Special Greetings to the Wilson College Class of 2016!
Alongside the excitement of entering a new place—and a new and important phase of your life—you may feel some anxiety about the road ahead. This page is designed to get you started on the right track. To get the most out of Princeton, you’re going to need a lot of advice from a variety of sources. You have amazing academic options before you, and you’ll soon be expected to make important choices, but you’ll also have access to a lot of help.
Academic advising comes in various forms. Some information is best presented in print or web sources; for other, more complex, matters, there is no substitute for face-to-face discussions with an advisor, an administrator, or a more experienced peer. There are a lot of people around campus who are eager to talk to you and share their experience and expertise. Here’s an example of the people you are encouraged to draw upon:
There are also lots of print and web resources available for browsing or for quick answers to simple questions. You have already received copies of the Undergraduate Announcement and the Freshman Seminar bulletin, and you should know that these resources (and many others) are available on-line through links on our Additional Advising Resources.
As you begin to plan your first semester at Princeton, we urge you to consider the following suggestions:
1. Think about discovery. You may be tempted to take courses in subjects you’ve already studied in high school, and that’s fine. But you should also begin to explore other areas of study—particularly a subject you didn’t or perhaps couldn’t study in high school.
2. Keep an eye on requirements, especially writing and language. All freshmen will take a Freshman Writing Seminar in either the fall or spring term (sorry, you can’t choose which semester). And many freshmen will need to fulfill the foreign language requirement; don’t put this off! If you need to start a foreign language at the 101 level, do so right away: 101 language courses are offered only in the fall, and if you don’t start the language now you’ll still be taking required language courses in your junior year. If you will be starting a language from the 105 or 107/108 level, do that right away as well, before you forget much of what you learned in high school.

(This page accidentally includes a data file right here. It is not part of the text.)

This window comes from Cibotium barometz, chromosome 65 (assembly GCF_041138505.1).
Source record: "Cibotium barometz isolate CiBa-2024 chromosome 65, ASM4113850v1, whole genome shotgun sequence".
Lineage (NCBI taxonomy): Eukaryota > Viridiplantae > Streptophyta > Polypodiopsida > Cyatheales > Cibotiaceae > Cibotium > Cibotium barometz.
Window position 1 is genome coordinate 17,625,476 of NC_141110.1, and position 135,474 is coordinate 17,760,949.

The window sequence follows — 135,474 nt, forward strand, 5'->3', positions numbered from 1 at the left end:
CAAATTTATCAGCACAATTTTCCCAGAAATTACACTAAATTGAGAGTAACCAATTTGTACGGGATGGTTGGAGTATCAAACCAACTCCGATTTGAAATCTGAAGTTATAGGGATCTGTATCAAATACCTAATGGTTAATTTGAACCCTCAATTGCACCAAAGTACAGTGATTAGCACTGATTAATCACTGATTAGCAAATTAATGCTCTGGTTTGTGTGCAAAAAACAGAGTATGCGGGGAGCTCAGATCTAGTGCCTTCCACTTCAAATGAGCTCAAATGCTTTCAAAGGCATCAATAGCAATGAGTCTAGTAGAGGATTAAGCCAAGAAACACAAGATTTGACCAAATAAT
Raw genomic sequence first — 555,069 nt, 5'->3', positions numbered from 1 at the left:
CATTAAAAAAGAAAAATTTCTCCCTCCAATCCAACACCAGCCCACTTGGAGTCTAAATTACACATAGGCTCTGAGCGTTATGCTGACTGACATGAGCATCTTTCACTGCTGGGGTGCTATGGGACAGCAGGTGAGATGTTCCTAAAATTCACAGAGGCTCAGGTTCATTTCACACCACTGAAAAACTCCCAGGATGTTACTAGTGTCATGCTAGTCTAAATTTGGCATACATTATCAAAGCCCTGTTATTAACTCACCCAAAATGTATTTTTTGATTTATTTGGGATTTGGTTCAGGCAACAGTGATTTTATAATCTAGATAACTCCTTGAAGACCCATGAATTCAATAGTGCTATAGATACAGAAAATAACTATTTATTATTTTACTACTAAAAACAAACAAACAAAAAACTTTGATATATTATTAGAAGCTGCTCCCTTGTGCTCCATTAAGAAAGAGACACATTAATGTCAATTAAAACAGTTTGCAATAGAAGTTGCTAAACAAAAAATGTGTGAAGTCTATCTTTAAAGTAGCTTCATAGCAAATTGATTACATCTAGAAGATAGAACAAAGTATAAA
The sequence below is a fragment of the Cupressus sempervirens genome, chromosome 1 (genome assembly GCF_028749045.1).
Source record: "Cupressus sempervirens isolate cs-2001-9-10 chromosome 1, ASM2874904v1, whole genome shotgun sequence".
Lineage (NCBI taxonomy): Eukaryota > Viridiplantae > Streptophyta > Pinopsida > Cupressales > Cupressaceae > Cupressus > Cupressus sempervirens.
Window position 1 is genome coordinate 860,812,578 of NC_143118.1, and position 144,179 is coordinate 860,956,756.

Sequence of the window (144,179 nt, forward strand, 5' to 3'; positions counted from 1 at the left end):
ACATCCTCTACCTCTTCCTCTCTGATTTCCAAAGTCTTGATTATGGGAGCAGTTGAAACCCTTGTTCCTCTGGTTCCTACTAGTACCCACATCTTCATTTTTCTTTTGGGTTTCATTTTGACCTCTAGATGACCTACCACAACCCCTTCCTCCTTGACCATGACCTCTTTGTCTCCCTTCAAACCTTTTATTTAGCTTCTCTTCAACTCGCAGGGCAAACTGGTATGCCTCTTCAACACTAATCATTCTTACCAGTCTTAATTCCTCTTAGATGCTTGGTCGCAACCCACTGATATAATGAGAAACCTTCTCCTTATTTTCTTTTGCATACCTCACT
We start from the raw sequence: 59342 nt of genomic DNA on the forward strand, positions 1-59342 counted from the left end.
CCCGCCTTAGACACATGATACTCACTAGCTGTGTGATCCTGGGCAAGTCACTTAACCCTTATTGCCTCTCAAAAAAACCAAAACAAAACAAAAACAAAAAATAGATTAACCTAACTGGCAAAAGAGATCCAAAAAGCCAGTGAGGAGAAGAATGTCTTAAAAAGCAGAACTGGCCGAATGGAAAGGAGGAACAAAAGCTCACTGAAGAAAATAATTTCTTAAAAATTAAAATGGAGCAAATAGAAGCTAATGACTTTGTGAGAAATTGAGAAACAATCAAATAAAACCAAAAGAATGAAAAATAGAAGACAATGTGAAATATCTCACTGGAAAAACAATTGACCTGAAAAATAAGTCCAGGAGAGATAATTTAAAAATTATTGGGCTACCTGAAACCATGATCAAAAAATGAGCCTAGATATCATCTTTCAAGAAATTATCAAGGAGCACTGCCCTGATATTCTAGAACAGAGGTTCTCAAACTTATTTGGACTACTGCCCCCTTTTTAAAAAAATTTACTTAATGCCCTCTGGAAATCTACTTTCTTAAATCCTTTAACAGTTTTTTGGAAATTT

Don’t worry too much now about the distribution requirements, and don’t use them as the primary basis for planning your first semester of study. Most Princeton students have broad interests that enable them to complete the distribution requirements without pain.
3. Balance your workload. Different courses demand different kinds of work. Math courses have homework and quizzes, history courses require reading and papers, art courses emphasize the study of visual images. Some courses have weekly assignments, others require a big paper at the end. Mix things up.
4. Think about possible majors.
As you choose your courses, think especially about areas in which you might eventually wish to major. You won’t choose your major until the end of sophomore year, but don’t wait until then to start thinking about it! If you do think you know your likely major, don’t try to take all the courses at once. Take the prerequisites and perhaps some additional courses, but keep your mind open and explore other areas, too, while you have the chance. Many students intent on majoring in one field take a course in another and discover an entirely new interest. Take advantage of the “major choices
” events in the residential colleges designed to introduce you to the wealth of programs and resources available through Princeton’s many academic departments and programs.
Best wishes for a great start at Princeton! Please do try to introduce yourself to us sometime during orientation or the first few weeks of the term.
Lisa Herschbach, Dean
Jack Axcelson, Director of Studies